Can it really have been as long as ten years ago? For me 1960’s music still seems amazingly close – frighteningly so, when I consider that I was already sixteen as the decade began (a confession which will now doubtless condemn me in the minds of most of you to the modern equivalent of the “Bring Back The Big Bands” brigade, who I found so boring)! As you may remember, 1960 dawned here amidst the excitement of a new heart-throb, Adam Faith, a new music, Trad, and a new musical movie, “Expresso Bongo”. Cliff Richard was temporarily filling someone else’s shoes, and Emile Ford (whose then advanced ideas went largely unrecognized) was in the process of selling a million records. However, apart from this home-grown activity, the Pop Charts were still very much the realm of American records – and it is American music that these necessarily very personal reminiscences concern.
New Year, 1960: Freddy Cannon, Sandy Nelson, Preston Epps, Johnny and the Hurricanes – hey! – and Fats Domino! In fact the new year that most people were waiting for began in March with that “Someone else’s” demob from the U.S. Army (March 24th was to be the magic date, but with a bit of leave thrown in he was actually out a few weeks earlier), so that by the end of the month we were all eagerly buying “Stuck On You” c/w “Fame And Fortune” . . . then Phil and Don had to stop it hitting number one by hogging the top with “Cathy’s Clown“! By the end of the year, something new and interesting had happened – the Drifters made number 2, and Maurice Williams and the Zodiacs made the Top Ten. Rhythm and Blues. (Also, “Poetry In Motion” and “Rubber Ball“!)
Meanwhile, earlier in 1961, two young girls reached the U.S. Top 20 with significant records: Carla Thomas and Aretha Franklin. Carla’s was the record with the more immediate effect – her “Gee Whiz (Look At His Eyes)” was the start of the Memphis Soul Sound and the Stax label (Memphis had hitherto been best known for its Rock legends and residents). Aretha had already hit with “Today I Sing The Blues“, her first commercial (non-Gospel) recording in 1960, but it was her “Rock-A-Bye Your Baby With A Dixie Melody” smash that first brought her to the pop public’s attention – although it was the “Operation Heartbreak” flip which was more indicative of her future direction.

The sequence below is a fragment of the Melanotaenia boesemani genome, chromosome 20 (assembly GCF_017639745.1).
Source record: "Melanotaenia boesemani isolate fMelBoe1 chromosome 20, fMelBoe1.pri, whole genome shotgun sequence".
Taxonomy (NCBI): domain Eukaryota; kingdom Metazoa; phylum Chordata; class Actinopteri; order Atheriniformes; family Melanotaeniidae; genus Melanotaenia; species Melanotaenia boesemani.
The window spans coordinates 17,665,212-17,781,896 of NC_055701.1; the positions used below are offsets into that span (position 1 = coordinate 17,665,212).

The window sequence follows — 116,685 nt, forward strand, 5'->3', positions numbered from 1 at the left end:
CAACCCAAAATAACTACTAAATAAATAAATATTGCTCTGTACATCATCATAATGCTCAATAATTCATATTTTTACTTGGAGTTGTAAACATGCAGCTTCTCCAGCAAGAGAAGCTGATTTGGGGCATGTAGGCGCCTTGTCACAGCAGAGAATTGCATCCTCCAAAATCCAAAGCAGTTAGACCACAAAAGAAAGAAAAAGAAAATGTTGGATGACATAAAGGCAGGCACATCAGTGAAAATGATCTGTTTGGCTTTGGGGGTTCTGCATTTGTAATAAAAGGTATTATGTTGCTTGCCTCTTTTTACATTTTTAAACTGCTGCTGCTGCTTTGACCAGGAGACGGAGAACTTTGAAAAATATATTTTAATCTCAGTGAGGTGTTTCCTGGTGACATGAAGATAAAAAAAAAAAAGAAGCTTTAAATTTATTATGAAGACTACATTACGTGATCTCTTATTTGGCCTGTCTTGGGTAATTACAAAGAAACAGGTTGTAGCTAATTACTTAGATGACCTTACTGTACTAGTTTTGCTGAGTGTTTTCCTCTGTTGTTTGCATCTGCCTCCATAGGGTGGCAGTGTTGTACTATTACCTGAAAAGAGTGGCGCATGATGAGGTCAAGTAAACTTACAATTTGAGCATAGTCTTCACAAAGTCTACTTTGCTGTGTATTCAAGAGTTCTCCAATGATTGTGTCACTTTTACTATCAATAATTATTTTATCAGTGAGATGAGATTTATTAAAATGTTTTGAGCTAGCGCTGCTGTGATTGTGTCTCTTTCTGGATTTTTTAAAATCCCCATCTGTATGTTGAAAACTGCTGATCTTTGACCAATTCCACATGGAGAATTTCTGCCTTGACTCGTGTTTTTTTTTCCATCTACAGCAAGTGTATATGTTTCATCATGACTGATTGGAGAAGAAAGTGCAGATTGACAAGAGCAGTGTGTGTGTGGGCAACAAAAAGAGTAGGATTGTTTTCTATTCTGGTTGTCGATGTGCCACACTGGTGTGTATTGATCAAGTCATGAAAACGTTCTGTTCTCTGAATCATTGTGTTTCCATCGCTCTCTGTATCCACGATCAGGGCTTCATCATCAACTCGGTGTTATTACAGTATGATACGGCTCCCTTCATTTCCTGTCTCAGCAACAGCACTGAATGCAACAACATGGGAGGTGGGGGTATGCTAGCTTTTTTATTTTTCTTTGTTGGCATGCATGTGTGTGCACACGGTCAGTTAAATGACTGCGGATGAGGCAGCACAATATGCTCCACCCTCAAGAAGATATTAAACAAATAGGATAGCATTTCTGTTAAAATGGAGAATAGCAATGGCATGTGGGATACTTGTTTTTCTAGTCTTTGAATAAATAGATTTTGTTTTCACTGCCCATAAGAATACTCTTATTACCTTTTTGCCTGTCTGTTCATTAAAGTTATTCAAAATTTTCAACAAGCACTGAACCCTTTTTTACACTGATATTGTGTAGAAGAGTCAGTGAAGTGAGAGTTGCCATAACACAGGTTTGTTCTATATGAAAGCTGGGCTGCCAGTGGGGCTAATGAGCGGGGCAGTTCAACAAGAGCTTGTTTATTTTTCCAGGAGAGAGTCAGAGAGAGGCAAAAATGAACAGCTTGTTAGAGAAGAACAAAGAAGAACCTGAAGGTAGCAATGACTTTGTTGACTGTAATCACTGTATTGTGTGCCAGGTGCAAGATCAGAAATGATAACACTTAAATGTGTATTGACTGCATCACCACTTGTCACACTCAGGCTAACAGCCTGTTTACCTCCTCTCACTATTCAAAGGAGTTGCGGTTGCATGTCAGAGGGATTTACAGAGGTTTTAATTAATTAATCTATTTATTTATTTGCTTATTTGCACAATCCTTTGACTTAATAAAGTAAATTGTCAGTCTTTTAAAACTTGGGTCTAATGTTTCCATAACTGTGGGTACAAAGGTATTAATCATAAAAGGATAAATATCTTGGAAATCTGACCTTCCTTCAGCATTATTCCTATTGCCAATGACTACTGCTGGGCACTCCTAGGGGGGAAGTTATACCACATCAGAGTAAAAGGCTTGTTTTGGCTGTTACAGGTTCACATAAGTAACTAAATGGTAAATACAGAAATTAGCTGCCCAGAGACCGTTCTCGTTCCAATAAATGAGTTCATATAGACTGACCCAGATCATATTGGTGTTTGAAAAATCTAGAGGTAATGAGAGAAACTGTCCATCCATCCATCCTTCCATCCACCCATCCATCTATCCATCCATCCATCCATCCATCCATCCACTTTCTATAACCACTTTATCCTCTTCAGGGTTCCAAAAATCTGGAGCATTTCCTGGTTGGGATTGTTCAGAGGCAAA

‘61/’62: a dull period in many trendies’ estimation. Really? Joe Jones’s “You Talk Too Much“, Clarence Henry’s “But I Do“, Barbara George’s “I Know “, Cosimo Matassa, and the New Orleans Sound of Joe Banashak’s Minit label. Dion, Joey Dee, Ernie Maresca. The Ska-influenced Gary “U.S.” Bonds, Bobby Lewis. The Sensations, Marvelettes, Shirelles. Ritchie Barrett (and the Chantels!), Bobby Parker, Ike and Tina Turner, Jerry Butler, King Curtis, the lsley Brothers, the Flares, the Rivingtons (“Deep Water” . . . wow!), the Mar-Keys. Frank lfield, the Tornados (just to give this some perspective!) and, admittedly, Bobby Vee, Brian Hyland, Del Shannon and Brenda Lee.
Over all, THE TWIST and the birth of Discotheque dancing and a teenage night-life. And, thinking of the Twist, these were the Cameo-Parkway days: the Orlons’ “Wah-Watusi” and great “The Conservative“, Dee Dee Sharp’s “Gravy (For My Mashed Potatoes)” and later great “Night“, Len Barry and the Dovells’ “Bristol Stomp“, Don and Dewey’s “Soul Motion“. Also, let’s remember that classic left-over from the ’50s, “The Duke Of Earl“.
Gradually, a trend had been growing, although until Little Eva’s “The Locomotion” it had not attracted much attention – that of the powerful song-writer/ producer, either as an individual or as a team, who really made the hits. Carole King and Gerry Goffin; Jeff Barry and Ellie Greenwich; PHIL SPECTOR; Bob Crewe and Frank Slay; Kal Mann and Dave Appell; Frank Guida; Burt Bacharach and Hal David; Luther Dixon; John Madara, Dave White and Aram Boormazian (Len Barry to you!); Bert Berns (Russell); Jerry Ragovoy; Curtis Mayfield; and (about time I mentioned this lot, eh?) Berry Gordy, Jr. and William Robinson, and on into various combinations of Norman Whitfield, the brothers Holland, Lamont Dozier, and others.